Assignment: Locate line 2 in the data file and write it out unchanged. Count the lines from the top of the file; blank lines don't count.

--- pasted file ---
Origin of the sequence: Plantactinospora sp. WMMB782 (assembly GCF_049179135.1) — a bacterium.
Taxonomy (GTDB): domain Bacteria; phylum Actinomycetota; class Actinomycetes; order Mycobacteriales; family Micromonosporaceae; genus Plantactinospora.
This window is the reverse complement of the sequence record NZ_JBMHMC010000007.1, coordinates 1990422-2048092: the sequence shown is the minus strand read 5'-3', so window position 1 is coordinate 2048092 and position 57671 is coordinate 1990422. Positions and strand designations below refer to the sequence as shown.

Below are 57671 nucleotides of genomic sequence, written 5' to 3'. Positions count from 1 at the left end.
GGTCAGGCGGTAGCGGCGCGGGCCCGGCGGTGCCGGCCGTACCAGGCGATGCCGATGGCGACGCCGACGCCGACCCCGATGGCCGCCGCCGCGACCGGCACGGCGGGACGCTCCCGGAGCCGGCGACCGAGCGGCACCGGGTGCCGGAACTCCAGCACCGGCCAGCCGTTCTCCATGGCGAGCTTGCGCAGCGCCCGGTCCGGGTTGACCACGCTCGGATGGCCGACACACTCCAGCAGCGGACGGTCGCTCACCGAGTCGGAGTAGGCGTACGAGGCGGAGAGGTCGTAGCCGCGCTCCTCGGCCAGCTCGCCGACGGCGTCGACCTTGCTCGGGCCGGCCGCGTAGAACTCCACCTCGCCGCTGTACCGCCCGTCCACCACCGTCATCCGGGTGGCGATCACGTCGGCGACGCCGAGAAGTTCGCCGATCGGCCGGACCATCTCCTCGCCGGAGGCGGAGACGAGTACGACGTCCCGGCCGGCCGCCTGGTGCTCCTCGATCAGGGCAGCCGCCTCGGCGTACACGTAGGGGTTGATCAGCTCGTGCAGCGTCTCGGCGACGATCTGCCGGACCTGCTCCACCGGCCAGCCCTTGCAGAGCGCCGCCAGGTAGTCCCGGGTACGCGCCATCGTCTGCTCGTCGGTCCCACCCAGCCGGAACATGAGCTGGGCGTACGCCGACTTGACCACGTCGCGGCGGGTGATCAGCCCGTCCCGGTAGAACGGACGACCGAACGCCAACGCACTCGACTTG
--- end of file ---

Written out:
Taxonomy (GTDB): domain Bacteria; phylum Actinomycetota; class Actinomycetes; order Mycobacteriales; family Micromonosporaceae; genus Plantactinospora.